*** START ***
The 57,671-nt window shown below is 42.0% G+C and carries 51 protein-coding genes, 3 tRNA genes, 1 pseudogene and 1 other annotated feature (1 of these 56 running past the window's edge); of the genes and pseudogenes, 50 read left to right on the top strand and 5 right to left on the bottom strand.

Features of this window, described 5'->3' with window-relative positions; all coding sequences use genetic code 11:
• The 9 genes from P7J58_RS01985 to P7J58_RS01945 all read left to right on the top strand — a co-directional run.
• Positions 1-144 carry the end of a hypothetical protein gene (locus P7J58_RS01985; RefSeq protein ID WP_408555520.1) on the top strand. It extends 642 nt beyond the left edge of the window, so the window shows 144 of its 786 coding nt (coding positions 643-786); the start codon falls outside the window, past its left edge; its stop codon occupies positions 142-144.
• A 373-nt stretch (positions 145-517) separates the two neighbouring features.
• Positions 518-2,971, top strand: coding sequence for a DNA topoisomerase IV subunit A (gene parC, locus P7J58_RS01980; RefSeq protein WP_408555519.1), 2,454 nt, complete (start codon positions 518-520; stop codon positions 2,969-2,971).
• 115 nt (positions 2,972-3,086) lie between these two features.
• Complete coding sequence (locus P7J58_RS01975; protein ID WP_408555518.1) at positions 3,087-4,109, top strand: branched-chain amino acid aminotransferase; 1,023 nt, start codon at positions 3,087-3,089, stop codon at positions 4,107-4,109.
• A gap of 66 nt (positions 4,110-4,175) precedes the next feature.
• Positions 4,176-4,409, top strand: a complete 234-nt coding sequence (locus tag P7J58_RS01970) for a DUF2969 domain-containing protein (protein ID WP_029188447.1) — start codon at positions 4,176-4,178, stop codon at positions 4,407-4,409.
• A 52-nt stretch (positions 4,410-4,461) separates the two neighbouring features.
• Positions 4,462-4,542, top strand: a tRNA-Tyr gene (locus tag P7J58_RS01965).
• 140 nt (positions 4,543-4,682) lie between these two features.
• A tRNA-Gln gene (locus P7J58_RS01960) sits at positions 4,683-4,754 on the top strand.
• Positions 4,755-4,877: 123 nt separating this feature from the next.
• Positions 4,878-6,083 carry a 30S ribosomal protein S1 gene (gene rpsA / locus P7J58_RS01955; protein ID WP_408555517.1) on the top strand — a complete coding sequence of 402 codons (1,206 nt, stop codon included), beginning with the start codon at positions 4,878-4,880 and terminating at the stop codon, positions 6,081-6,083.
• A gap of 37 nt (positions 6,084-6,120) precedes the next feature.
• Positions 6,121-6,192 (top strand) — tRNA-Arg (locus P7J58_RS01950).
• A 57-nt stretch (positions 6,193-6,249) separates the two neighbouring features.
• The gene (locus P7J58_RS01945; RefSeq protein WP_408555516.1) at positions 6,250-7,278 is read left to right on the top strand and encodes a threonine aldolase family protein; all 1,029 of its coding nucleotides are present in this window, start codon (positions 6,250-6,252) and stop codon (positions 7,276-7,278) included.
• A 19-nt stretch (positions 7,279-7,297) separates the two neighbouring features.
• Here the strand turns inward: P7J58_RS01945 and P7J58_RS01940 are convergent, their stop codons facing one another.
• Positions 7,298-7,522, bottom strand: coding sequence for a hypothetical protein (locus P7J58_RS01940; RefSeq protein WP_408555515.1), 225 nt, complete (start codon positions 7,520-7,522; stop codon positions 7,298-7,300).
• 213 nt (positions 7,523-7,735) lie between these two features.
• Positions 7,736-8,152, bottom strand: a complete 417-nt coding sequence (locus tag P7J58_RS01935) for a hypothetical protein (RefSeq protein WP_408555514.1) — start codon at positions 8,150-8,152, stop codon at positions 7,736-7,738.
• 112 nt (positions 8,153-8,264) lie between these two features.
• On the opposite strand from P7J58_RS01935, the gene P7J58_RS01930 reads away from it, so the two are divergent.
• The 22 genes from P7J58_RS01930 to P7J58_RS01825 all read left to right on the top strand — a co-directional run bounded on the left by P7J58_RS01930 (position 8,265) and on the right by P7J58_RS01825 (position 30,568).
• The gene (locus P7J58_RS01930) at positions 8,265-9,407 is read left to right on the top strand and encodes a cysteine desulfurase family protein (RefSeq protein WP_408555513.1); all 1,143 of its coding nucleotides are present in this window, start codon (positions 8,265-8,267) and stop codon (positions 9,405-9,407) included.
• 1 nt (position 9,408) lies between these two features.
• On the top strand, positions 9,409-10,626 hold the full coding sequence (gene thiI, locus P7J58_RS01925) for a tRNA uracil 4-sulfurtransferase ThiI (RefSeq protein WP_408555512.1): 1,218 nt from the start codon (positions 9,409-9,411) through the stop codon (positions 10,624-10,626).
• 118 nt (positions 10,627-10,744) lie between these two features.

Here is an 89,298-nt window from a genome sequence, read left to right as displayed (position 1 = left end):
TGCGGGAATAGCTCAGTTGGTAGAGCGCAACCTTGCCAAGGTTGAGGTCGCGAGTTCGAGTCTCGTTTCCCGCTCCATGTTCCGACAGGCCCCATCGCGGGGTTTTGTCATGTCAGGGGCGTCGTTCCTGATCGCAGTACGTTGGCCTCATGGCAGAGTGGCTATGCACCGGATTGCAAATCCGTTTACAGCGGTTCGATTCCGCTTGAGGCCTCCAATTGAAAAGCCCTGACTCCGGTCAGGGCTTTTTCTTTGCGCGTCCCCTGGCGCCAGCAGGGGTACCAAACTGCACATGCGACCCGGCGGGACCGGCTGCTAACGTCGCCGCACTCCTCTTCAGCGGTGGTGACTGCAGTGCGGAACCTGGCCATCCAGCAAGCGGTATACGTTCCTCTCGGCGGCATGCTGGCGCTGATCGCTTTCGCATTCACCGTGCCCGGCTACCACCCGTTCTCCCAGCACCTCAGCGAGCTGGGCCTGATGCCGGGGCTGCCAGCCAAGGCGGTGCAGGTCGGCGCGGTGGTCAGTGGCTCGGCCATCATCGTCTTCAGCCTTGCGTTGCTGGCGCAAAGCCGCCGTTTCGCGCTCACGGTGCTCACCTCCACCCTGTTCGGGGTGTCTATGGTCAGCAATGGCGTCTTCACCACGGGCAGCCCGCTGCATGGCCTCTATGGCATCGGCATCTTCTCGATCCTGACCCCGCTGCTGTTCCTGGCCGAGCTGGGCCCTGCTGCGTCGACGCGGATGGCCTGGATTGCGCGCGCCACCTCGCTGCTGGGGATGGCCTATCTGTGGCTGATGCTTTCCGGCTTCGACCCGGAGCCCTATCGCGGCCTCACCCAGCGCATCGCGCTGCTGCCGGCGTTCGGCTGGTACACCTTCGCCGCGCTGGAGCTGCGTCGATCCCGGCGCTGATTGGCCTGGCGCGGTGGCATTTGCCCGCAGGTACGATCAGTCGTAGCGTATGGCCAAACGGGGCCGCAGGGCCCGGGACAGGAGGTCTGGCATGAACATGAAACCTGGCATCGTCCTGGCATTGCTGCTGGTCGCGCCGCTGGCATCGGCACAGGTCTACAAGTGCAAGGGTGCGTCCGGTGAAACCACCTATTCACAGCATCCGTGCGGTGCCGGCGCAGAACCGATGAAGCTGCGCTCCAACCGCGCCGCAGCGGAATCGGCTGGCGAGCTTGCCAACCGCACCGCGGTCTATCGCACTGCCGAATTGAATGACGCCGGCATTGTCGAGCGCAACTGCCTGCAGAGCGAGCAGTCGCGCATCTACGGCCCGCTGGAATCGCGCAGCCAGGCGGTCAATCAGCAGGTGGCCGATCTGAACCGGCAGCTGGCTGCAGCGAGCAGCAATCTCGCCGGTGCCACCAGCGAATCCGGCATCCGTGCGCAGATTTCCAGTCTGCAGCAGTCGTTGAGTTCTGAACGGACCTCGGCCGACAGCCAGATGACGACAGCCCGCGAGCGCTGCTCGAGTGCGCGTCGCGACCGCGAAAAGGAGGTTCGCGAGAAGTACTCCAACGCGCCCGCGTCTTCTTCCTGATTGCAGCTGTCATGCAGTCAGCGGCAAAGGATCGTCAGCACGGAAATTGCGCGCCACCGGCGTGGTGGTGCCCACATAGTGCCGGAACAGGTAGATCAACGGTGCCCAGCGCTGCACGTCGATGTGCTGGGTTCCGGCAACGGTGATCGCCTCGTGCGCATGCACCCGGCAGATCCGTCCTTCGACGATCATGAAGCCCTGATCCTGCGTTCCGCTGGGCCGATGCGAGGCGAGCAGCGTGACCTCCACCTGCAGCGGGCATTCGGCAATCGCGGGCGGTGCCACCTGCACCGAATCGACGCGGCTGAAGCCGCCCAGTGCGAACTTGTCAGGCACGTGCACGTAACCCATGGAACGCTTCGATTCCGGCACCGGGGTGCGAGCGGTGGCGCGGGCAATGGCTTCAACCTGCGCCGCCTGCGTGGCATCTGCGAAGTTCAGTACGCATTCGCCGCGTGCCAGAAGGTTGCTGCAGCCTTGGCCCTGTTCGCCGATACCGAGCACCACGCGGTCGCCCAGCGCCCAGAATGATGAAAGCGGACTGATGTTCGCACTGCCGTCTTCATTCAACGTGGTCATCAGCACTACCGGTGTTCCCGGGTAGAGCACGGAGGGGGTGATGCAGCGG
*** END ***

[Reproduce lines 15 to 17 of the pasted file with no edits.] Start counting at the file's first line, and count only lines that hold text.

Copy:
• Positions 4,755-4,877: 123 nt separating this feature from the next.
• Positions 4,878-6,083 carry a 30S ribosomal protein S1 gene (gene rpsA / locus P7J58_RS01955; protein ID WP_408555517.1) on the top strand — a complete coding sequence of 402 codons (1,206 nt, stop codon included), beginning with the start codon at positions 4,878-4,880 and terminating at the stop codon, positions 6,081-6,083.
• A gap of 37 nt (positions 6,084-6,120) precedes the next feature.